To examine the significance of the RMS FGFR4 TK domain mutations, murine RMS cell lines RMS119 and RMS772, which were previously derived from spontaneous tumors in an HGF/SF-transgenic, Ink4a/Arf-deficient RMS mouse model (Yu et al., Nature Med. 10: 175-181, 2004; Yu et al., Cancer Res. 62:2951-2956, 2002) were used. These cell lines were chosen based upon their prior characterization for a low propensity for metastasis and significantly lower murine Fgfr4 expression compared to highly metastatic murine RMS cell lines RMS14 and RMS33 (
Wild type human FGFR4, FGFR4 N535K or FGFR4 V550E were stably transfected into RMS119 and RMS772 cell lines which were confirmed by real time PCR and Western blot (
The effect of activating human FGFR4 mutations N535K and V550E on signal transduction pathways was examined. Both of these mutations resulted in significant auto-phosphorylation of the FGFR4 receptor in RMS772 cells (
Global downstream effects of these mutants in RMS772 cells were examined using gene expression profiling. Gene set enrichment analysis showed that mutant cell lines had significant up-regulation of cell cycle and DNA replication gene pathways (FDR<0.01), while striated muscle and cell adhesion pathways were diminished (
This example shows the proliferation, invasion, and metastatic potential characteristics of FGFR4 TK domain mutants.
All animal studies utilized 8-10 week old, male NU/NU-Foxn1nu nude mice (Charles River Laboratories, Fredrick, Md.) housed in a pathogen free environment. Animal care and experimental procedures were approved by the National Institute of Health Animal Care and Use Committee. In vivo tumor growth was assessed using RMS772 transductants or NIH3T3 transductants with 1×106 cells (0.1 milliliters) subcutaneously injected into the right flank of each mouse. Mice were monitored every other day and tumor dimensions were measured by caliper. Tumor volume was determined by the formula: (long axis×short axis2)/2.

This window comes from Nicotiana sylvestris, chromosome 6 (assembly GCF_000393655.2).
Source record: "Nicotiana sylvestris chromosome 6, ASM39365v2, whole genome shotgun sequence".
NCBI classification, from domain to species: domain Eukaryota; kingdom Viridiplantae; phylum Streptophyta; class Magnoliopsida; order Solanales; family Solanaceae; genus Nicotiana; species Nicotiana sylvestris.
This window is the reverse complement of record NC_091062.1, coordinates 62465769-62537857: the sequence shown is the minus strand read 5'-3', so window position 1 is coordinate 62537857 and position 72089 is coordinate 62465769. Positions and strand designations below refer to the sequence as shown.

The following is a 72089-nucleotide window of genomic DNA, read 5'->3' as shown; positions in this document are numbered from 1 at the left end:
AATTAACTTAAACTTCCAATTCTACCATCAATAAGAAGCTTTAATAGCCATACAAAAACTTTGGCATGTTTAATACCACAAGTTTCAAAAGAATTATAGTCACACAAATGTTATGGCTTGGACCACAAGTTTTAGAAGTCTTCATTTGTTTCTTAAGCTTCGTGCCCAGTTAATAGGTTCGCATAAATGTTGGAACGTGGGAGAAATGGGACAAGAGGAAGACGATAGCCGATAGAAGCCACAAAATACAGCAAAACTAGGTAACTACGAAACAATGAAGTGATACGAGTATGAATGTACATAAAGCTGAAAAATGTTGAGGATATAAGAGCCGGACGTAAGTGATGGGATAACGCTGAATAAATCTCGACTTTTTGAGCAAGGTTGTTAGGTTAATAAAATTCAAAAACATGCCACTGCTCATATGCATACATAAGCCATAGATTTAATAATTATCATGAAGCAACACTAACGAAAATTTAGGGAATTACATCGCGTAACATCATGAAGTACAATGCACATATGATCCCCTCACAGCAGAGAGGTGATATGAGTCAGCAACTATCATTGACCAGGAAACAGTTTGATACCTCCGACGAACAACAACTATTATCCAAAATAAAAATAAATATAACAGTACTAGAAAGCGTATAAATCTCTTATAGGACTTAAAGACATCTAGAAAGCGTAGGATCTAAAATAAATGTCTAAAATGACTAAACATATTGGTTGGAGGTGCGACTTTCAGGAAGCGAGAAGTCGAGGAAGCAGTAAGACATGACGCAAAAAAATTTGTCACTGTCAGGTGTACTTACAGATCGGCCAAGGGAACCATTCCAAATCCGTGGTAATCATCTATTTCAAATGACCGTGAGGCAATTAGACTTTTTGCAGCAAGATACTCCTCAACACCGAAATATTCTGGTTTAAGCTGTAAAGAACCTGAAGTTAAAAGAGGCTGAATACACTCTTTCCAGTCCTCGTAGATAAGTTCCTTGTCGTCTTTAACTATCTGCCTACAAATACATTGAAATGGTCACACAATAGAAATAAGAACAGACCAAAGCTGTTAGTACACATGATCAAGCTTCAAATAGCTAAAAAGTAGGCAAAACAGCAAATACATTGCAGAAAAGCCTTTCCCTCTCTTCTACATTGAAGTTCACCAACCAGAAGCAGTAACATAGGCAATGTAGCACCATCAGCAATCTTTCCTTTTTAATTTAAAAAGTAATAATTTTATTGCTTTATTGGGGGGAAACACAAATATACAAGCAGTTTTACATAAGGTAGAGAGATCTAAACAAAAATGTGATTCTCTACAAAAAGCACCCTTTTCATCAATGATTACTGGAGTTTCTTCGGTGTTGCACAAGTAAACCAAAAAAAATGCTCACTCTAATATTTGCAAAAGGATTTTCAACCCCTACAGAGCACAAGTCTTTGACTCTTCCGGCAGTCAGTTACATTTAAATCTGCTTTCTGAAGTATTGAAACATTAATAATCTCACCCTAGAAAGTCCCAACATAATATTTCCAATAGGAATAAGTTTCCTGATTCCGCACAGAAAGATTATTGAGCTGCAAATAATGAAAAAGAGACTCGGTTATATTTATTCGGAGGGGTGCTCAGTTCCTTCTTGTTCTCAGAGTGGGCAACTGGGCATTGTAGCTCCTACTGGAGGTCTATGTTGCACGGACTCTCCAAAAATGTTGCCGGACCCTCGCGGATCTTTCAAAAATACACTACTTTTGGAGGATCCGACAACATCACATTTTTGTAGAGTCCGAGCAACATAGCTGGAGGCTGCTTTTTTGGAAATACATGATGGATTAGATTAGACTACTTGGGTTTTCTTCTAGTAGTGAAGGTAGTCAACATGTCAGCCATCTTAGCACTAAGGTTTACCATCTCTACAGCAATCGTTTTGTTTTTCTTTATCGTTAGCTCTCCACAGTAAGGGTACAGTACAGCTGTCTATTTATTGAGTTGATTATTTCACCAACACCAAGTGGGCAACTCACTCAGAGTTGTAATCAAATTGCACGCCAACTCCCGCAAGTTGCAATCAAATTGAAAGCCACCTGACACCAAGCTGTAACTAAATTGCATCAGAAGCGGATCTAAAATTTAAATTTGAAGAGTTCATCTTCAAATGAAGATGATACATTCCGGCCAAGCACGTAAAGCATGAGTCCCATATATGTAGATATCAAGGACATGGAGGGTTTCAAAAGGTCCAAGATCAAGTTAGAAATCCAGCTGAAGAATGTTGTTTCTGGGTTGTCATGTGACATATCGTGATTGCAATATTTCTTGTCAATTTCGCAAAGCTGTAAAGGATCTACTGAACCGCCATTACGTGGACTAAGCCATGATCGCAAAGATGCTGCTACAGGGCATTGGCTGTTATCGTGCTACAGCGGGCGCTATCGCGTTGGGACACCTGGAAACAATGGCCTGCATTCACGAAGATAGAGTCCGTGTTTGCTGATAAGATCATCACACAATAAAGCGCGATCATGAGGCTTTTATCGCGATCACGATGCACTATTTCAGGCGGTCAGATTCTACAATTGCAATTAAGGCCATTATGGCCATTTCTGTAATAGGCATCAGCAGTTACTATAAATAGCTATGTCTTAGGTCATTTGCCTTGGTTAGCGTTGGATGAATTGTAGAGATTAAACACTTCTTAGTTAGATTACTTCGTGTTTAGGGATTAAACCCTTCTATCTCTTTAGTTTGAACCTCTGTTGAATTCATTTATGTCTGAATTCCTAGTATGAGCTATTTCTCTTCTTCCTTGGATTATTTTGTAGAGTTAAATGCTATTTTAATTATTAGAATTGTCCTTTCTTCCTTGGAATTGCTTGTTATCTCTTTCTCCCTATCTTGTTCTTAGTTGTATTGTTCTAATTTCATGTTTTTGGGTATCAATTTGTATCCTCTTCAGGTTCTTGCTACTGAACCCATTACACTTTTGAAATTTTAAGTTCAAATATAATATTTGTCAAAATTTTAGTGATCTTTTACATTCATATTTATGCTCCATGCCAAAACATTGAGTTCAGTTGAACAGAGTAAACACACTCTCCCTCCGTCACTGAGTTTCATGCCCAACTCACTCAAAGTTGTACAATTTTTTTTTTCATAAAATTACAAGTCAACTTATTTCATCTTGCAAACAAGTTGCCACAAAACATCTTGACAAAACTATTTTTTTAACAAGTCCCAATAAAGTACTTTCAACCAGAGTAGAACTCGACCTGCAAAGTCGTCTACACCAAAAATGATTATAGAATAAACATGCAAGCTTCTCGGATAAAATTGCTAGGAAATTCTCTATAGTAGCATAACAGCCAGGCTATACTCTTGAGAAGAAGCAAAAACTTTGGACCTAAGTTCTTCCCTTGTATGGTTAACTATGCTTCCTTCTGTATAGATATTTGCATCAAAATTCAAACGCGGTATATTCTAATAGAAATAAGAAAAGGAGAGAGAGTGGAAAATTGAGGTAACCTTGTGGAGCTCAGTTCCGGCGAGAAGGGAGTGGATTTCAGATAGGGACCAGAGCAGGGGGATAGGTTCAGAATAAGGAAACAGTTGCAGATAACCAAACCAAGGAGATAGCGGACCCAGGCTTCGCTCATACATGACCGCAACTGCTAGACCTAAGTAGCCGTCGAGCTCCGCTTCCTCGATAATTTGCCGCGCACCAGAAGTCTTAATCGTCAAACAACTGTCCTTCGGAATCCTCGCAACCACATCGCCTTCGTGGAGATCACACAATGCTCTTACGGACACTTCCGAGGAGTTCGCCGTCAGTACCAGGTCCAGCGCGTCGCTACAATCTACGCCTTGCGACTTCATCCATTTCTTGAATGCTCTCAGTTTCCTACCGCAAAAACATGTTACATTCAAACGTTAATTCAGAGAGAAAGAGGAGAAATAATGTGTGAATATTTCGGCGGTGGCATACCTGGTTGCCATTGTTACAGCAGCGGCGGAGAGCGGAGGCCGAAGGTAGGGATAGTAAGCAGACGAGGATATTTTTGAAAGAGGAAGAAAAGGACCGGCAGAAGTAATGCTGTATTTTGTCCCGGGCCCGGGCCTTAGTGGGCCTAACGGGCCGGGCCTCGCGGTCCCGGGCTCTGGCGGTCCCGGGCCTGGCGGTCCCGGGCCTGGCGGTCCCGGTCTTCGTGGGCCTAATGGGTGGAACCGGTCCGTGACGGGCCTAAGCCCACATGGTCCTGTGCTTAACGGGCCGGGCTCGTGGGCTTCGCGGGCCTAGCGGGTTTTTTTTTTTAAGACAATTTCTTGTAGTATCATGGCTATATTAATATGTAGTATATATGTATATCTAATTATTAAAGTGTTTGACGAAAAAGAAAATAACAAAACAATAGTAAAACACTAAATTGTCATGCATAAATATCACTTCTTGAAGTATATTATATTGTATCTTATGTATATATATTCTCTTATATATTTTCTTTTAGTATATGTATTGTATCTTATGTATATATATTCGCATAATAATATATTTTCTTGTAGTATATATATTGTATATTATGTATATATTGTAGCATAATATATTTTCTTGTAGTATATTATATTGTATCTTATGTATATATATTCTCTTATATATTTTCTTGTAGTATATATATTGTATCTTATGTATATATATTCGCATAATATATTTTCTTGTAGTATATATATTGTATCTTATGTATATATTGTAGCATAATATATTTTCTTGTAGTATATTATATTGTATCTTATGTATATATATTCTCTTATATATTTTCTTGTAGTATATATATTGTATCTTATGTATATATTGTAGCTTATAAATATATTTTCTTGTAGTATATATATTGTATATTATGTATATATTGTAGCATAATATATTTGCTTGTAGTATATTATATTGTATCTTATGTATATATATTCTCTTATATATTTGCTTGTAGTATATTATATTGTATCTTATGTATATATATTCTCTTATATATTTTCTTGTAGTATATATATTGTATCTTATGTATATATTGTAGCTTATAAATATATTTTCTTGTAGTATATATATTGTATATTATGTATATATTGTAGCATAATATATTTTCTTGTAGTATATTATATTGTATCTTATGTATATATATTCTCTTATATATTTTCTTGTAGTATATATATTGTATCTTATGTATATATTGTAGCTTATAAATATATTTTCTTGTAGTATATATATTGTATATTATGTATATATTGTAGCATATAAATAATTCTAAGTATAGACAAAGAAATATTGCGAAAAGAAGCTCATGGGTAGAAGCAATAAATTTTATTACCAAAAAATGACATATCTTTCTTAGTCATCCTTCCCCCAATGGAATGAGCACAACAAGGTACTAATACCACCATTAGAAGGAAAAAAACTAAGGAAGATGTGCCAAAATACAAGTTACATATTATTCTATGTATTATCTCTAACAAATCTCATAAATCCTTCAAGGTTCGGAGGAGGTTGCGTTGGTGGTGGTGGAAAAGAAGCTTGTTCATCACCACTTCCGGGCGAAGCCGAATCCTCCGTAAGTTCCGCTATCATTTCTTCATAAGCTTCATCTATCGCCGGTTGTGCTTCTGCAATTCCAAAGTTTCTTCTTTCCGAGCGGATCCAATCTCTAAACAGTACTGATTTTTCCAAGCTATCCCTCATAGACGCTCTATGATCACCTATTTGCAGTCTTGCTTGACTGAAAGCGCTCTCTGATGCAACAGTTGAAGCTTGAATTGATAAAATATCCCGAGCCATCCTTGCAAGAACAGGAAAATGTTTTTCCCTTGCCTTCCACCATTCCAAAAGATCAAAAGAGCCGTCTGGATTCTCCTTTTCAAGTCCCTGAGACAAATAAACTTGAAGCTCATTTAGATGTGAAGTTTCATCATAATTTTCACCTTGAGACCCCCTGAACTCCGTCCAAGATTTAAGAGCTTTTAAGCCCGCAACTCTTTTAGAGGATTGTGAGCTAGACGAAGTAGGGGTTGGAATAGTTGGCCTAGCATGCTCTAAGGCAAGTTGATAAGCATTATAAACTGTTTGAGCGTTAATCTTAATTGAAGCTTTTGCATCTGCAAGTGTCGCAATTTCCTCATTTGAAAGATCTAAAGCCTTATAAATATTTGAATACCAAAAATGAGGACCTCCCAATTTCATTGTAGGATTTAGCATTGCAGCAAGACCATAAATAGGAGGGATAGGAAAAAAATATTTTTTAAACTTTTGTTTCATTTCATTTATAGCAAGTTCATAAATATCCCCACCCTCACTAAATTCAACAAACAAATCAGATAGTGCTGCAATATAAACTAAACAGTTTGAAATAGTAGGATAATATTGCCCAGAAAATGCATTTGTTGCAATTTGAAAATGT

For experimental metastasis assays and survival analysis, 1×106 RMS772 cells or 1×105 NIH3T3 cells, either expressing or not expressing luciferase, were intravenously injected into tail veins of nude mice as previously described (Yu et al., Nature Med. 10: 175-181, 2004). Cells fluorescently labeled with CMFDA (Invitrogen) were assayed for early metastasis by intravital videomicroscopy (IVVM) as previously described at 1, 4, and 24 hours after tail vein injection (Khanna et al., Nature Med. 10:182-186, 2004). Gross tumor number in lung tissue was assessed by observation at necroscopy 21 days for an endpoint metastasis assay. For survival analysis, mice were imaged twice weekly with a Xenogen IVIS 100 imaging system until the protocol end-point when the mice appeared weak and sick.
Both the K535 and E550 mutations caused significantly higher growth rates in RMS772 cell lines grown in vitro when compared to wild type FGFR4 at 72 hours (P values=0.0071 and 0.0090, respectively,